As Artivists, we act against injustice and oppression by raising social-environmental awareness and holding powerful forces accountable through creative expression. Our art, infused with courage, strength, and compassion, dares to push the boundaries of possibility, reflecting the potential for profound transformation.
Protecting Sacred Sites
In the Summer of 2021, a 25-foot totem pole carved by the House of Tears carvers traveled across the US, stopping for ceremonies and events with communities standing up to protect sacred places threatened by resource extraction and industrial development. The totem pole and the painting aimed to strengthen relationships, honor, and empower communities. "The pole carries the spirit of the lands it visits and the power and prayers of communities along the way—ultimately delivering these prayers, power, and demands to the Biden-Harris Administration and Congress in Washington DC," stated RedRoadtodc.org.
Freeing Sk’aliCh’elh-tenaut Means Protecting the Sea
The Salish Sea Campaign is working to bring the orca Sk’aliCh’elh-tenaut out of captivity and back home to the Salish Sea. Once called Lolita, then called Tokitae, and now given the Lummi name Sk’aliCh’elh-tenau, she was violently taken from L-pod in 1970 and has been held at Miami Seaquarium ever since. Lummi Nation’s Sovereignty and Treaty Protection Office works with The Orca Network, The Whale Sanctuary Project, and others. For more information, visit SacredSea.org
Sk’aliCh’elh-tenaut sister is not only a model for resilience and determination, but she is also a true ambassador for freedom to all living beings and for recognizing the natural rights of qwe'lhol'mechen (orcas) to exist as they have since time immemorial. Her freedom asks us to recognize, uphold, and celebrate the family ties between the Lhaq'temish (Lummi Nation people) and the Southern Resident Killer Whales.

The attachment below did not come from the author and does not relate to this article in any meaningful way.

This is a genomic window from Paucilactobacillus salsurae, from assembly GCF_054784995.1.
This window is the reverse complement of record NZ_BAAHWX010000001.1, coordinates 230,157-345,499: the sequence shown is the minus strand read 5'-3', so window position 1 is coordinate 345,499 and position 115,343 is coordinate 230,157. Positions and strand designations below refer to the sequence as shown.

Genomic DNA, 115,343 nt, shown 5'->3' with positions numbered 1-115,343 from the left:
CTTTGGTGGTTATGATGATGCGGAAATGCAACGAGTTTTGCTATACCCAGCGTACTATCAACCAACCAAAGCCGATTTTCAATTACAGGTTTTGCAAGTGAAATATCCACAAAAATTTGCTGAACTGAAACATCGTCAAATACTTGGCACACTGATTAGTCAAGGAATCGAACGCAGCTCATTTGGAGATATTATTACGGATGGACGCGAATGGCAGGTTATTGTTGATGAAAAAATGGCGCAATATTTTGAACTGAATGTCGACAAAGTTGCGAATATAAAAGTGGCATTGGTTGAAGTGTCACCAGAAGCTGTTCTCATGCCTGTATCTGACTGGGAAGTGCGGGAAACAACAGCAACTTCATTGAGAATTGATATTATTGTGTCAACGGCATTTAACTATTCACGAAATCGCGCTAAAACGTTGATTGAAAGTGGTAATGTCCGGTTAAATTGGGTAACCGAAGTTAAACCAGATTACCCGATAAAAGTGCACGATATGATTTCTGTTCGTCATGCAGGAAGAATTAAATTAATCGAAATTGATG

We Say Welcome To Sri Lankan Refugees
In 2010, as the Government of Canada incarcerated 490 people (including women and children) who arrived at the shores of English asking for asylum, this banner asked people walking the streets of downtown Vancouver to reflect deeper on the State’s oppressive actions.
Over a decade after the MV Sun Sea docked in B.C., Tamil refugees still await permanent residency.
Amid escalating conflicts, environmental upheavals, and socioeconomic disparities, the world grapples with an unprecedented refugee challenge. Millions uprooted, seeking safety and survival. Collaborative efforts are imperative to address root causes, ensure human rights, and foster global solidarity for a more compassionate future.
Daylight the Underground Streams
Numerous salmon-bearing streams were concealed by urban development in Vancouver, including the St. George Street area where an underground stream now flows. This mural marks a modest stride in ongoing endeavors to 'daylight' the St. George Rainway stream, symbolizing our commitment to ecological restoration and community awareness.
Over the past decade, salmon populations have faced a dire crisis due to habitat loss, overfishing, and climate change. Urgent conservation measures are vital to safeguard these iconic species, restore ecosystems, and preserve the cultural and ecological significance they hold for communities and ecosystems alike.
It Takes Courage To Be A Queer Refugee